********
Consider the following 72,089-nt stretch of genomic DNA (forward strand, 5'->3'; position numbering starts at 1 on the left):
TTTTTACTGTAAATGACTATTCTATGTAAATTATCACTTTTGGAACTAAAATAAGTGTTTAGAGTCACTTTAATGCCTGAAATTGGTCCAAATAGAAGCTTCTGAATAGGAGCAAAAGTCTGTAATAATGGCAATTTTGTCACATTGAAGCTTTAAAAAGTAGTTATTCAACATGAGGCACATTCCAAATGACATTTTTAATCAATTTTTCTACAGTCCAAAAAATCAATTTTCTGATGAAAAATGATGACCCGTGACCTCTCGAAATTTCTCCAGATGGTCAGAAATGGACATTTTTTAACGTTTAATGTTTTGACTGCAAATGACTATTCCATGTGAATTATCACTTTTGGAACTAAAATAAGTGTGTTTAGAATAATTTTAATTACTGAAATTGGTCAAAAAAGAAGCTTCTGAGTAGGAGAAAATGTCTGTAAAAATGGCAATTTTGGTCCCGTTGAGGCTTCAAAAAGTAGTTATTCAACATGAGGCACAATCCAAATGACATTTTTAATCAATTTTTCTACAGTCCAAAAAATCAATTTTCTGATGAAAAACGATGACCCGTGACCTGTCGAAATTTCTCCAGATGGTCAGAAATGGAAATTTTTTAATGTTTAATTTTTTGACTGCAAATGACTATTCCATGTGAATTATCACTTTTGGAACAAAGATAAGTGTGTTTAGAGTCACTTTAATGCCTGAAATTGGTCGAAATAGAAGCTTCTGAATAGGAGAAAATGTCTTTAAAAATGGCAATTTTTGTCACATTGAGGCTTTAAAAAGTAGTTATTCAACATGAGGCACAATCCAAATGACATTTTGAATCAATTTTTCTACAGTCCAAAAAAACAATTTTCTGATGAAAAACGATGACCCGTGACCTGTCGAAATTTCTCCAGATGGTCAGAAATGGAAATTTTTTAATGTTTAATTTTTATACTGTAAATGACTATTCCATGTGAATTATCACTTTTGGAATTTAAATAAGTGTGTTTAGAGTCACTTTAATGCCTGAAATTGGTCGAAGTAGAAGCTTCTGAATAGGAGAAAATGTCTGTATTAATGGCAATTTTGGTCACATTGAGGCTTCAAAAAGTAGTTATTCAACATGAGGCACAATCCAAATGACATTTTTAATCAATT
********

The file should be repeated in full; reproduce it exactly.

Consider the following 72,089-nt stretch of genomic DNA (forward strand, 5'->3'; position numbering starts at 1 on the left):
TTTTTACTGTAAATGACTATTCTATGTAAATTATCACTTTTGGAACTAAAATAAGTGTTTAGAGTCACTTTAATGCCTGAAATTGGTCCAAATAGAAGCTTCTGAATAGGAGCAAAAGTCTGTAATAATGGCAATTTTGTCACATTGAAGCTTTAAAAAGTAGTTATTCAACATGAGGCACATTCCAAATGACATTTTTAATCAATTTTTCTACAGTCCAAAAAATCAATTTTCTGATGAAAAATGATGACCCGTGACCTCTCGAAATTTCTCCAGATGGTCAGAAATGGACATTTTTTAACGTTTAATGTTTTGACTGCAAATGACTATTCCATGTGAATTATCACTTTTGGAACTAAAATAAGTGTGTTTAGAATAATTTTAATTACTGAAATTGGTCAAAAAAGAAGCTTCTGAGTAGGAGAAAATGTCTGTAAAAATGGCAATTTTGGTCCCGTTGAGGCTTCAAAAAGTAGTTATTCAACATGAGGCACAATCCAAATGACATTTTTAATCAATTTTTCTACAGTCCAAAAAATCAATTTTCTGATGAAAAACGATGACCCGTGACCTGTCGAAATTTCTCCAGATGGTCAGAAATGGAAATTTTTTAATGTTTAATTTTTTGACTGCAAATGACTATTCCATGTGAATTATCACTTTTGGAACAAAGATAAGTGTGTTTAGAGTCACTTTAATGCCTGAAATTGGTCGAAATAGAAGCTTCTGAATAGGAGAAAATGTCTTTAAAAATGGCAATTTTTGTCACATTGAGGCTTTAAAAAGTAGTTATTCAACATGAGGCACAATCCAAATGACATTTTGAATCAATTTTTCTACAGTCCAAAAAAACAATTTTCTGATGAAAAACGATGACCCGTGACCTGTCGAAATTTCTCCAGATGGTCAGAAATGGAAATTTTTTAATGTTTAATTTTTATACTGTAAATGACTATTCCATGTGAATTATCACTTTTGGAATTTAAATAAGTGTGTTTAGAGTCACTTTAATGCCTGAAATTGGTCGAAGTAGAAGCTTCTGAATAGGAGAAAATGTCTGTATTAATGGCAATTTTGGTCACATTGAGGCTTCAAAAAGTAGTTATTCAACATGAGGCACAATCCAAATGACATTTTTAATCAATT